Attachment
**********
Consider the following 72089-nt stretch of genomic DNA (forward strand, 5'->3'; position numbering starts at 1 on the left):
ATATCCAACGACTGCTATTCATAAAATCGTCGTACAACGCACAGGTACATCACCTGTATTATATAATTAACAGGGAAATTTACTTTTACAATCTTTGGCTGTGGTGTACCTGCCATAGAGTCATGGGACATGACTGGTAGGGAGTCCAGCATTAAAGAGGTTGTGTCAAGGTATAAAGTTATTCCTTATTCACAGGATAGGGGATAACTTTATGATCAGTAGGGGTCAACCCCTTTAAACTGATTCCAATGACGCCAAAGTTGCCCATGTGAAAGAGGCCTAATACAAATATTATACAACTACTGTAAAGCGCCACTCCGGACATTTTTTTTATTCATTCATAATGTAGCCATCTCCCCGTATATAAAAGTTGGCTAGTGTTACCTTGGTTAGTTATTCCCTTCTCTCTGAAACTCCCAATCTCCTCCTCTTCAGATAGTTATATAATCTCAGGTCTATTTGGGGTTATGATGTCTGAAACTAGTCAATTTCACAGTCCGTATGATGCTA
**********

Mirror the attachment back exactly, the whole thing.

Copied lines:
Consider the following 72089-nt stretch of genomic DNA (forward strand, 5'->3'; position numbering starts at 1 on the left):
ATATCCAACGACTGCTATTCATAAAATCGTCGTACAACGCACAGGTACATCACCTGTATTATATAATTAACAGGGAAATTTACTTTTACAATCTTTGGCTGTGGTGTACCTGCCATAGAGTCATGGGACATGACTGGTAGGGAGTCCAGCATTAAAGAGGTTGTGTCAAGGTATAAAGTTATTCCTTATTCACAGGATAGGGGATAACTTTATGATCAGTAGGGGTCAACCCCTTTAAACTGATTCCAATGACGCCAAAGTTGCCCATGTGAAAGAGGCCTAATACAAATATTATACAACTACTGTAAAGCGCCACTCCGGACATTTTTTTTATTCATTCATAATGTAGCCATCTCCCCGTATATAAAAGTTGGCTAGTGTTACCTTGGTTAGTTATTCCCTTCTCTCTGAAACTCCCAATCTCCTCCTCTTCAGATAGTTATATAATCTCAGGTCTATTTGGGGTTATGATGTCTGAAACTAGTCAATTTCACAGTCCGTATGATGCTA